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August 19th, 2009


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Written by: Craig Robinson
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rants-copy1Bob Vander Plaats, the front-runner for the 2010 Republican gubernatorial nomination, today dismissed an attack by fellow candidate Christopher Rants as “more of the same from a career politician.”

Rants issued a statement falsely claiming Vander Plaats “unveiled a health care plan over the weekend” that would “double the size of the state budget.” Instead, Vander Plaats was a discussing what Iowans could do if the state retained the tax dollars currently being sent to Washington, D.C., for Medicaid and Medicare.

“First, let me say, I will base my decisions as governor on the core principles of less government, lower taxes and higher quality, including the area of health care. I was speaking to fellow Republicans in Dallas County about core principles, not a plan. It’s clear to me that President Obama and congressional Democrats are going to push more health care costs onto the states. I’m making the point that they want socialized medicine and I’m saying, ‘What happens if you move the pendulum the other way? What if you take the federal government out of it and leave the money here?’” Vander Plaats said. “It’s not the federal government’s money, it’s our money. We don’t want federal bureaucrats and politicians making health care decisions for our families and getting between us and our doctors. We know how to spend it more wisely than Washington does. Not many Iowans would argue with that reality.”

Noting that Iowa doctors are reimbursed much less than their peers in other states under current Medicaid rules, he continued, “Why would Iowa trust the federal government today? I don’t doubt that we could come up with a better reimbursement plan if the states were allowed to control their own Medicaid dollars. Does Christopher really think Barack Obama would do a better job of managing our health care than we would?”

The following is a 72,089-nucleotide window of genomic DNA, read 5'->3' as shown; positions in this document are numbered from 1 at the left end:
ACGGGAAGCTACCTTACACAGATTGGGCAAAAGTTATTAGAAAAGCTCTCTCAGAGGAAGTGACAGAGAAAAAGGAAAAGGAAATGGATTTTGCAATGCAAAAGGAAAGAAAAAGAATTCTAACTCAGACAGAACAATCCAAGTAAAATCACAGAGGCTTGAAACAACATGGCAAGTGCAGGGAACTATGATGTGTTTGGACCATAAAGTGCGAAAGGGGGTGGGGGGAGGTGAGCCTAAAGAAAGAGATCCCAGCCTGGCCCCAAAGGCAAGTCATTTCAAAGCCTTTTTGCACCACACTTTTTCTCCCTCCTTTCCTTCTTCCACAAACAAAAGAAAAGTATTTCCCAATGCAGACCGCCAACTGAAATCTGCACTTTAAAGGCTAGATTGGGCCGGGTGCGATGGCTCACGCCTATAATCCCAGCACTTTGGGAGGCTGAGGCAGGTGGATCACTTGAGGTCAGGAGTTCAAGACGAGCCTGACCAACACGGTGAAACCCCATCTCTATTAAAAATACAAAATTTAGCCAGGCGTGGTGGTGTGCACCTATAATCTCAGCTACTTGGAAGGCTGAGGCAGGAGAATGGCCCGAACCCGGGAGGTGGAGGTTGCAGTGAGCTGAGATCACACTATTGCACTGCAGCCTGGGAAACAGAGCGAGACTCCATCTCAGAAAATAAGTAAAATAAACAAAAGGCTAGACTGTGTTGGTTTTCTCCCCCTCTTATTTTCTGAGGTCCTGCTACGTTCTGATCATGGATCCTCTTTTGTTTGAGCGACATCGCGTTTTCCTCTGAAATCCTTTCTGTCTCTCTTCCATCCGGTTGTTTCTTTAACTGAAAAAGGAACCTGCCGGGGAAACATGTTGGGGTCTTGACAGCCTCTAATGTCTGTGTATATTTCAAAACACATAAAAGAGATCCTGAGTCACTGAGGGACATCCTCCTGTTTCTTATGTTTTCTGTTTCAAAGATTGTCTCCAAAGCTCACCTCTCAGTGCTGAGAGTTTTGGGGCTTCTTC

Vander Plaats said his approach to health care is to “put the focus on the person not on government.” He favors a greater emphasis on preventive care, more insurance coverage pooling, liability reform, allowing Iowans to put more dollars into medical savings accounts and health savings accounts and other innovations.

“Those are just some of the strategies Iowans have told me they favor,” Vander Plaats said.

About the Author

Craig Robinson
Craig Robinson is the founder and editor-in-chief of, a political news and commentary site he launched in March of 2009. Robinson’s political analysis is respected across party lines, which has allowed him to build a good rapport with journalist across the country. Robinson has also been featured on Iowa Public Television’s Iowa Press, ABC’s This Week, and other local television and radio programs. Campaign’s & Elections Magazine recognized Robinson as one of the top influencers of the 2012 Iowa Caucuses. A 2013 Politico article sited Robinson and as the “premier example” of Republican operatives across the country starting up their own political news sites. His website has been repeatedly praised as the best political blog in Iowa by the Washington Post, and in January of 2015, Politico included him on the list of local reporters that matter in the early presidential states. Robinson got his first taste of Iowa politics in 1999 while serving as Steve Forbes’ southeast Iowa field coordinator where he was responsible for organizing 27 Iowa counties. In 2007, Robinson served as the Political Director of the Republican Party of Iowa where he was responsible for organizing the 2007 Iowa Straw Poll and the 2008 First-in-the-Nation Iowa Caucuses. Following the caucuses, he created his own political news and commentary site, Robinson is also the President of Global Intermediate, a national mail and political communications firm with offices in West Des Moines, Iowa, and Washington, D.C. Robinson utilizes his fundraising and communications background to service Global’s growing client roster with digital and print marketing. Robinson is a native of Goose Lake, Iowa, and a 1999 graduate of St. Ambrose University in Davenport, where he earned degrees in history and political science. Robinson lives in Ankeny, Iowa, with his wife, Amanda, and son, Luke. He is an active member of the Lutheran Church of Hope.

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